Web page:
• Posted on: 03/09/2018

    Music stores play the blues as consumers play on(line)

    That's an important point, Ben. My local Guitar Center has a separate little room for the high end acoustics, complete with stools, so you can close the door and play the guitars without fear of intimidation. I've yet to have an associate pester me while in there. Then again, when it came time to buy the model I decided on, I went to a classic old independent store with wizened old players who offered invaluable advice.
  • Posted on: 03/02/2018

    At this café, dogs and humans have their day

    I was about to weigh in with similar sentiments, Doug. Here in Brooklyn, between dogs and baby strollers, it's hard to navigate to your cafe table. (I know — #firstworldproblems) I would love to see dog owners syphoned off to a place of their own — no offense.
  • Posted on: 02/09/2018

    L.L.Bean wants to know what you’re doing in its duck boots

    No doubt they'll detect a lot of asphalt and concrete hitting boot soles, Ben. Work boot styles are very hot with urban Millennials. I would guess L.L.Bean wants to understand that better because they must be losing out to Redwing, Timberland, Wolverine, Thorogood, Caterpillar and the like.
  • Posted on: 02/02/2018

    Whole Foods planning more 365 stores

    I just visited the new Brooklyn location (one subway stop from my desk). It's positioned a block away from Atlantic Terminal, a major transit hub served by multiple subway lines and the Long Island Railroad. While technically in the Fort Green neighborhood of Brooklyn, it's at a crossroads of that highly-gentrified brownstone area and Brooklyn's booming downtown, drawing both the artsy hipster crowd and long-time locals. The store is set at the base of a new mixed use apartment building, on the opposite side of the block as the new Apple Store and adjacent to BAM (the Brooklyn Academy of Music — a big cultural center). The ground floor level is small. You're greeted in the foyer by an Amazon Locker, the only obvious sign of the e-tailer's involvement. The rest of the floor holds a collection of foodie vendors, eating tables and the "POURit Authority" station (cute) where customers can get beer, cider and wine on tap. The surprisingly spacious lower level is served by a set of escalators. To the left as you enter is a produce section, perhaps a third the size of a mainline Whole Foods store, but with most important items represented. To the right is the checkout area, which occupies about the same amount of space as produce. The rest of the main selling floor uses a circular layout, leading customers past hot take-out tables (heavily in use at 1:30 pm on a Friday), frozen, dry grocery, bulk foods, beverages, meat and fish. In most packaged food and GM categories, it appears that one-third to two-thirds are 365 products, the rest a select mix of mostly natural foods suppliers, recognizable to regular Whole Foods customers. Price is emphasized a good deal more than in regular Whole Foods stores, with space devoted to free-standing display fixtures and end caps. One display advertised "Flash Finds" — the current offering being discounted granola and coffee items. Another surprise was a display of Cheerios on sale at $2.99 per box. (I can't remember seeing General Mills products in Whole Foods before.) The store was quite busy, two days after its grand opening. All 20 some odd checkouts were manned and ringing. Although about 15 customers were present in the automated checkout queue, the wait was minimal. I'll leave it to experts to do a proper price comparison, but I personally liked the fact that, although the mix is edited, all the categories were represented well enough to make a full-shop trip possible. I snatched up a shopping bag full of groceries on my tour, including a 36-count box of tall kitchen bags, a 2 lb. frozen bag of blueberries, a bunch of broccoli rabe, a bag full of sweet potatoes, a large plain yogurt, a bag of chips, and about a pound of fresh ground almond butter. My total was about $42 (somewhat shy of a whole paycheck).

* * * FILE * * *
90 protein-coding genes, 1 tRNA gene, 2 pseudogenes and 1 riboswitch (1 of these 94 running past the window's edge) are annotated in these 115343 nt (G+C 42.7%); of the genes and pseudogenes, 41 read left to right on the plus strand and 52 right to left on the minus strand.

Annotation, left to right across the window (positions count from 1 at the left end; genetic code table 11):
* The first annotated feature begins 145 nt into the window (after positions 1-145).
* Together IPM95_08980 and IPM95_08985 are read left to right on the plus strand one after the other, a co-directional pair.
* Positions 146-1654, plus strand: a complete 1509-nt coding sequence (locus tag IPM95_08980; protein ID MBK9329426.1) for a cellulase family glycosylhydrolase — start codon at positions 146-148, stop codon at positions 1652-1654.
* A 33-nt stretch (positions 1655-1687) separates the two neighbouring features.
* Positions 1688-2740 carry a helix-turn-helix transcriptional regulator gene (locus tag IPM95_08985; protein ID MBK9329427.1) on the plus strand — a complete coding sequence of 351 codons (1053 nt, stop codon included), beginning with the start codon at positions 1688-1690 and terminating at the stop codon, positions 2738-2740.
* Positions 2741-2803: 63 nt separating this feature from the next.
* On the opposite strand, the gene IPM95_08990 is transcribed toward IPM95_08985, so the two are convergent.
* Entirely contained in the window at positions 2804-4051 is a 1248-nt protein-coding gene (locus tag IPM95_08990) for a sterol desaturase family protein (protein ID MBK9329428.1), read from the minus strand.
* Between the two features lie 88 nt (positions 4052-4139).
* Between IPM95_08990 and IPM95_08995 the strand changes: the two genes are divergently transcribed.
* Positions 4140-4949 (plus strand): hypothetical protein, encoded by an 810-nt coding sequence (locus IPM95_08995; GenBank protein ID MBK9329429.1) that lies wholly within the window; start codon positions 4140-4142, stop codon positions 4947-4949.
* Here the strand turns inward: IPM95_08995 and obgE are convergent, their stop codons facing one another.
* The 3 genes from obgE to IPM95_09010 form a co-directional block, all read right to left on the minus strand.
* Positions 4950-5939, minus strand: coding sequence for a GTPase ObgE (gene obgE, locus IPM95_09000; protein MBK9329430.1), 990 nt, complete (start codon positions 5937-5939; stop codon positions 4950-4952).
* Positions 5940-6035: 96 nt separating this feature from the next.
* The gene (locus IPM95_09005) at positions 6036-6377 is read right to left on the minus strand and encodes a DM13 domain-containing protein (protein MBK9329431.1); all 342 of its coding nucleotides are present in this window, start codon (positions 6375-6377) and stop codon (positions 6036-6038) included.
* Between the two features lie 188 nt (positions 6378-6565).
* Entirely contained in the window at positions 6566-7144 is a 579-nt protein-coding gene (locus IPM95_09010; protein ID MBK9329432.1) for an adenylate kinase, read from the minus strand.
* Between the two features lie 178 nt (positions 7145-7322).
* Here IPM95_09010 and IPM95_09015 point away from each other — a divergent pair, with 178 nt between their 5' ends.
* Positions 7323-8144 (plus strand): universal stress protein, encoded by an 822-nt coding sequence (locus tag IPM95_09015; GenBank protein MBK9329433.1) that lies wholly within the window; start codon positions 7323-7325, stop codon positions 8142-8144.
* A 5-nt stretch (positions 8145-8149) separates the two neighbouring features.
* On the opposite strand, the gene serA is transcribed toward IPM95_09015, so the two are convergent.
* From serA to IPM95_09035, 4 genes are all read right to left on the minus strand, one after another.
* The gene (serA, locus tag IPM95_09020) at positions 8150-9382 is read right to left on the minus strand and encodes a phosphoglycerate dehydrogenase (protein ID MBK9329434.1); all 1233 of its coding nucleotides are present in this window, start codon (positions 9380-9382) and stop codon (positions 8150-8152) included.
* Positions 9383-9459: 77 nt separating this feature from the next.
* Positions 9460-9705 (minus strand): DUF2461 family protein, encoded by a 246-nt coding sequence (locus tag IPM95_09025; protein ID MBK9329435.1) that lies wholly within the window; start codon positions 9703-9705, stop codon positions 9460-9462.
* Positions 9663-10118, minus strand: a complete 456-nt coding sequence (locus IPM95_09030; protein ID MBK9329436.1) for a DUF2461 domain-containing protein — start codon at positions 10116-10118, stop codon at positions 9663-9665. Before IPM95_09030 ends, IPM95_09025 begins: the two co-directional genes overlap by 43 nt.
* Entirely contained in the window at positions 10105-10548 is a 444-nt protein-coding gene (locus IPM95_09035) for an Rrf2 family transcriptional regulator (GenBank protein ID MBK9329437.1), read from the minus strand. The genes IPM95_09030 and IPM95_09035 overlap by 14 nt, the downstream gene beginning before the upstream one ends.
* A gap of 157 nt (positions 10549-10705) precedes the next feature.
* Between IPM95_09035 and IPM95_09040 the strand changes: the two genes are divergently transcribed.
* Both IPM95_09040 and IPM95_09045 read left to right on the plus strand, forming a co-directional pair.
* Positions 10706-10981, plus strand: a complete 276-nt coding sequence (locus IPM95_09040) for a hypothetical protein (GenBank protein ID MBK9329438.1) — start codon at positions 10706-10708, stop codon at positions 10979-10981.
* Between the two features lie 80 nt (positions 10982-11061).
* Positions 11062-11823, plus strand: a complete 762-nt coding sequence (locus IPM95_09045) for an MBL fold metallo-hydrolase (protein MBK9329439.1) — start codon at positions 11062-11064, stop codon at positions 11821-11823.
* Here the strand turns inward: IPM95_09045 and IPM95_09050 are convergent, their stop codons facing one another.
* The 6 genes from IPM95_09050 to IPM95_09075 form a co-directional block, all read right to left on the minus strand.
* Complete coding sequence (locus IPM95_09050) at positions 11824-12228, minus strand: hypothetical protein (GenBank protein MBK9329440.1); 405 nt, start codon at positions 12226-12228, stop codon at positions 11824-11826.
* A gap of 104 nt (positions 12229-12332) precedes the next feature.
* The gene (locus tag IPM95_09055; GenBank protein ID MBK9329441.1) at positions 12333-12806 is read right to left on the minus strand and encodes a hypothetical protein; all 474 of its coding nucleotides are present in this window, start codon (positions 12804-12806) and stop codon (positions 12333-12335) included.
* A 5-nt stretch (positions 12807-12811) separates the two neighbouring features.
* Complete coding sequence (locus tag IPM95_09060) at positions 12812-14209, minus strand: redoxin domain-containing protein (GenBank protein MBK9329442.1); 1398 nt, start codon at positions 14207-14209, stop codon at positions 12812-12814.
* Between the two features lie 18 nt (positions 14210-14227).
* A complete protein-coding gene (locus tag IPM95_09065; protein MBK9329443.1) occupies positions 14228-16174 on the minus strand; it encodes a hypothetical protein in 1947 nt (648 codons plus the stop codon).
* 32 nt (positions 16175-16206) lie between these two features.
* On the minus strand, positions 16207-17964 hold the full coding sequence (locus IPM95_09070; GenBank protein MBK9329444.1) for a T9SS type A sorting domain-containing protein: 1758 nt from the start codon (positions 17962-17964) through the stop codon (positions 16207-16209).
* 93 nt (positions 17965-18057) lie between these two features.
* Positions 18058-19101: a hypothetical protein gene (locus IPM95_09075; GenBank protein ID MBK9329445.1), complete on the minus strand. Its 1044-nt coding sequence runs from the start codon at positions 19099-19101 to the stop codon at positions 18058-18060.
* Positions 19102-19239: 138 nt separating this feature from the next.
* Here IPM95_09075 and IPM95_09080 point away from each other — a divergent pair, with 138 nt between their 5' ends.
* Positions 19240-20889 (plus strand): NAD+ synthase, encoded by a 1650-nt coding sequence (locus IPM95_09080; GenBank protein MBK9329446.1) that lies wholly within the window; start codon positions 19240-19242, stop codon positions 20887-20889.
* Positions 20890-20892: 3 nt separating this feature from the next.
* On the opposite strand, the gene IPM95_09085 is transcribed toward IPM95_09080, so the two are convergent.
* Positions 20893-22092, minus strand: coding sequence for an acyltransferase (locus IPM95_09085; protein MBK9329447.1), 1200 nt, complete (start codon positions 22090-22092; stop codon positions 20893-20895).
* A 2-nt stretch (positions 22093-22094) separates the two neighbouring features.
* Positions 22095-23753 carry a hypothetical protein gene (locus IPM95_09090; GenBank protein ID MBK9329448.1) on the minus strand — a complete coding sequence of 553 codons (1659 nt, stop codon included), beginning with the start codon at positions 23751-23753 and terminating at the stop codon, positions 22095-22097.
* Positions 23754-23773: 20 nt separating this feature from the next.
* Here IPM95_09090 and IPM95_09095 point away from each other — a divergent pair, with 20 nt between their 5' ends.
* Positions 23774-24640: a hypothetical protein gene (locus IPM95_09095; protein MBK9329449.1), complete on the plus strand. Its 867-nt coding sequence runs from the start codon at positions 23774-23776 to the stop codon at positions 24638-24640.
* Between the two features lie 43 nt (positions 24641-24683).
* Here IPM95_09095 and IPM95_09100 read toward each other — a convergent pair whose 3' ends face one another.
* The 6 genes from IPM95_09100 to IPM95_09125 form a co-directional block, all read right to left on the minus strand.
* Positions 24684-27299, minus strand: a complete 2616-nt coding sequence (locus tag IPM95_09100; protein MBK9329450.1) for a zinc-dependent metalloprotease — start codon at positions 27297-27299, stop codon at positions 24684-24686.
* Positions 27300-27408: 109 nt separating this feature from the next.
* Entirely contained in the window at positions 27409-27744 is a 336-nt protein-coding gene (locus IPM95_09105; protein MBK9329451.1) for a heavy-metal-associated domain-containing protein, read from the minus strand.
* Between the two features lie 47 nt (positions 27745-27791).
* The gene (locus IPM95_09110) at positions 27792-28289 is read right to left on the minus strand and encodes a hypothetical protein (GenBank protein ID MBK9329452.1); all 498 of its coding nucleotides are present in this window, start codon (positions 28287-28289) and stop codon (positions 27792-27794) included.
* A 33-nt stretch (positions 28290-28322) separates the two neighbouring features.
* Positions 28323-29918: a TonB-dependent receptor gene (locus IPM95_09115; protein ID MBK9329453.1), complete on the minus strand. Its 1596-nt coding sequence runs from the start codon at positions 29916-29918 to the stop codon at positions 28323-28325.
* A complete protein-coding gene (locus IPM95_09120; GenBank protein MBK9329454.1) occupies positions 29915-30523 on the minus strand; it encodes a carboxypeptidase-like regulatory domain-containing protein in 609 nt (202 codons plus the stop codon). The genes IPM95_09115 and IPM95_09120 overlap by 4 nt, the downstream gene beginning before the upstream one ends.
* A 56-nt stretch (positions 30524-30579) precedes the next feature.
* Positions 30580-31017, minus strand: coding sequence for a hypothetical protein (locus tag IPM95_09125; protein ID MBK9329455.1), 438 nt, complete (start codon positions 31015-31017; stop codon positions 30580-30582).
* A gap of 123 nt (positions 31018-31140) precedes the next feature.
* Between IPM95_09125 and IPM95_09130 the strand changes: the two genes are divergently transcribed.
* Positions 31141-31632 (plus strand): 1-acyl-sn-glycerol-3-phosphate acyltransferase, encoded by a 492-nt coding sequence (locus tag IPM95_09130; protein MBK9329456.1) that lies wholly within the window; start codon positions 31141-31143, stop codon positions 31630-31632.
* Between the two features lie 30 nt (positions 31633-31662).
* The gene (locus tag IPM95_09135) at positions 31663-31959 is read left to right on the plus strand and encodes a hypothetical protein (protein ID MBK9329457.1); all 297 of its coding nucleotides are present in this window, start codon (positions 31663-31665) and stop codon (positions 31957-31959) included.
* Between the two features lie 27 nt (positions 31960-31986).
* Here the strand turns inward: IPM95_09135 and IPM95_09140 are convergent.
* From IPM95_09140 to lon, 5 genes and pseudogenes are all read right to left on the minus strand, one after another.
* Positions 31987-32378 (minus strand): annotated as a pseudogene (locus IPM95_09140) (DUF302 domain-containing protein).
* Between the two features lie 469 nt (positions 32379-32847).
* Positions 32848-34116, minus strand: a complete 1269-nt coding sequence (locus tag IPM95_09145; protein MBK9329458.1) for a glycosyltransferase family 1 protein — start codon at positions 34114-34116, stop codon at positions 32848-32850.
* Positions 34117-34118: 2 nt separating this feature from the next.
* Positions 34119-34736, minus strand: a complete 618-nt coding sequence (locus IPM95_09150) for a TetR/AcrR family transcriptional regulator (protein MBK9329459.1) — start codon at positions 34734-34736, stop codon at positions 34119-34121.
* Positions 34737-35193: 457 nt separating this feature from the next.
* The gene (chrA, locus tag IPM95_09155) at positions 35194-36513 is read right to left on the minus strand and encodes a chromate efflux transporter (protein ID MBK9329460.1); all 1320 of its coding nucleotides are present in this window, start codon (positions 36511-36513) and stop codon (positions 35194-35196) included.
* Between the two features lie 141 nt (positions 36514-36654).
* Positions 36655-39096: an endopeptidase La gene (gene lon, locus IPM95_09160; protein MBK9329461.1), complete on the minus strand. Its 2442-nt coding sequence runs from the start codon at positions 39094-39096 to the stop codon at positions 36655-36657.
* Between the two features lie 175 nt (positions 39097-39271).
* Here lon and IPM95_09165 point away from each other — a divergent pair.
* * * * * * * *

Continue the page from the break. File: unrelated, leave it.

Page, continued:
• Posted on: 01/10/2018

    Should American Apparel bring its sexy image marketing back?

    "they don’t have to look their age" — wow. There may be a legal difference, but in my view not an ethical difference between using an under-18 model and one who looks underage. In either case, the brand is sexualizing youth in pursuit of profits. I personally am nonplussed by the notion that AA's leadership approved this brand position "from an empowered female perspective," but I'm neither female nor particularly empowered so I'll have to defer to others on that.
  • Posted on: 09/29/2017

    Personalization works. Why don’t more marketers use it?

    I think we should find a better term than "personalization" which to most marketers renders an image of the customer's (often misspelled) name in the subject line. The emails that are most likely to be opened are those that have a customer-specific purpose beyond just name acknowledgement, like letting them know their package will be a day late due to weather complications or that the vitamins they buy every two months are a lot cheaper at a higher quantity. "Customer-purposeful" — it doesn't exactly roll of the tongue, though. Suggestions welcome.
  • Posted on: 04/28/2017

    Will Amazon’s Echo Look be a clothes selling machine?

    My wife: "Does this look OK?" Me: "Um, sure. Yes. You look nice." Wife: "You don't like it. Why don't you like it." Me: "I thought I said I liked it. It's really nice. Wear it." Wife: "I'll put on something else." Alexa, if you can replace me in this role, you're hired.
  • Posted on: 04/27/2017

    Is Trump’s tax plan right for retailers and their customers?

    No doubt.